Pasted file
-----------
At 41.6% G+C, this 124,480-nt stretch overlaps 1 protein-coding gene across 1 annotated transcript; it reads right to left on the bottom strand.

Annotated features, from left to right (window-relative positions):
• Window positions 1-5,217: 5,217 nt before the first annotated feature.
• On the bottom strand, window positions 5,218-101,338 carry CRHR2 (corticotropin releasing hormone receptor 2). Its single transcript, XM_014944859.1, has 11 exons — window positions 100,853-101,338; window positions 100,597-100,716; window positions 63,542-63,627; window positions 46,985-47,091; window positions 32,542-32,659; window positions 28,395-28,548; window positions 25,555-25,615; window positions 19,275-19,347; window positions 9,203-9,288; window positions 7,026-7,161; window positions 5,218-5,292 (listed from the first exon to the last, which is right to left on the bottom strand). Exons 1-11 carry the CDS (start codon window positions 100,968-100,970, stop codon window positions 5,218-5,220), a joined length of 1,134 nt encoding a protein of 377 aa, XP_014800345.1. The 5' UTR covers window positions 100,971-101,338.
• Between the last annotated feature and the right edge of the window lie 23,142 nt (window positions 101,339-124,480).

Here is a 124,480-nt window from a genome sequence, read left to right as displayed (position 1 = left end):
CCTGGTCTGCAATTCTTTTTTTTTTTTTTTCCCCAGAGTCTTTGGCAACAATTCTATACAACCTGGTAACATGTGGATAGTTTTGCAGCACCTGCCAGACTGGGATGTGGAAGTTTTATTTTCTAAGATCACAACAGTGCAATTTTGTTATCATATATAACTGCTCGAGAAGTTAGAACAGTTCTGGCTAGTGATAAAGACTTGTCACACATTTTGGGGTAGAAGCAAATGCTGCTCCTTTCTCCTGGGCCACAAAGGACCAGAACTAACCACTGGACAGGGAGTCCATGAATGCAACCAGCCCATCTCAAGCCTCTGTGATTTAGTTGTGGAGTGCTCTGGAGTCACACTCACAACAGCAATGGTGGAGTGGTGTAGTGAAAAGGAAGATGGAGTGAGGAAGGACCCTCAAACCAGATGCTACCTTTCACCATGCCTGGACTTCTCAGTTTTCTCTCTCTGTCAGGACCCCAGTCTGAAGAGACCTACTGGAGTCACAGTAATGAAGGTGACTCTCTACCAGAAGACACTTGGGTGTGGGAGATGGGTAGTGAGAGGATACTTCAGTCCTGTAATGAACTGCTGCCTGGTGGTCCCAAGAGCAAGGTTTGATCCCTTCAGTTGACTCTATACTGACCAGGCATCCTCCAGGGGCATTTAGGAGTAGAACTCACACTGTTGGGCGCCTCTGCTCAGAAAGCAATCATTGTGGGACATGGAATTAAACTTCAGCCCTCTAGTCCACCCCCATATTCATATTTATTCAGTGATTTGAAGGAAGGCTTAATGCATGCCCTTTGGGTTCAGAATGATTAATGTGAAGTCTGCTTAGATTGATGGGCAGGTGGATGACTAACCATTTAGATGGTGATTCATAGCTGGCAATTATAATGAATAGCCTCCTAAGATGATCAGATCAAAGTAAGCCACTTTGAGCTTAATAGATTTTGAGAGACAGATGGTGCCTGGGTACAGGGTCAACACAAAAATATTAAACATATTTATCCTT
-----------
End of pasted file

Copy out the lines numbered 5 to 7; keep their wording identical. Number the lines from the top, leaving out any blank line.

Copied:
• Between the last annotated feature and the right edge of the window lie 23,142 nt (window positions 101,339-124,480).

Here is a 124,480-nt window from a genome sequence, read left to right as displayed (position 1 = left end):
CCTGGTCTGCAATTCTTTTTTTTTTTTTTTCCCCAGAGTCTTTGGCAACAATTCTATACAACCTGGTAACATGTGGATAGTTTTGCAGCACCTGCCAGACTGGGATGTGGAAGTTTTATTTTCTAAGATCACAACAGTGCAATTTTGTTATCATATATAACTGCTCGAGAAGTTAGAACAGTTCTGGCTAGTGATAAAGACTTGTCACACATTTTGGGGTAGAAGCAAATGCTGCTCCTTTCTCCTGGGCCACAAAGGACCAGAACTAACCACTGGACAGGGAGTCCATGAATGCAACCAGCCCATCTCAAGCCTCTGTGATTTAGTTGTGGAGTGCTCTGGAGTCACACTCACAACAGCAATGGTGGAGTGGTGTAGTGAAAAGGAAGATGGAGTGAGGAAGGACCCTCAAACCAGATGCTACCTTTCACCATGCCTGGACTTCTCAGTTTTCTCTCTCTGTCAGGACCCCAGTCTGAAGAGACCTACTGGAGTCACAGTAATGAAGGTGACTCTCTACCAGAAGACACTTGGGTGTGGGAGATGGGTAGTGAGAGGATACTTCAGTCCTGTAATGAACTGCTGCCTGGTGGTCCCAAGAGCAAGGTTTGATCCCTTCAGTTGACTCTATACTGACCAGGCATCCTCCAGGGGCATTTAGGAGTAGAACTCACACTGTTGGGCGCCTCTGCTCAGAAAGCAATCATTGTGGGACATGGAATTAAACTTCAGCCCTCTAGTCCACCCCCATATTCATATTTATTCAGTGATTTGAAGGAAGGCTTAATGCATGCCCTTTGGGTTCAGAATGATTAATGTGAAGTCTGCTTAGATTGATGGGCAGGTGGATGACTAACCATTTAGATGGTGATTCATAGCTGGCAATTATAATGAATAGCCTCCTAAGATGATCAGATCAAAGTAAGCCACTTTGAGCTTAATAGATTTTGAGAGACAGATGGTGCCTGGGTACAGGGTCAACACAAAAATATTAAACATATTTATCCTT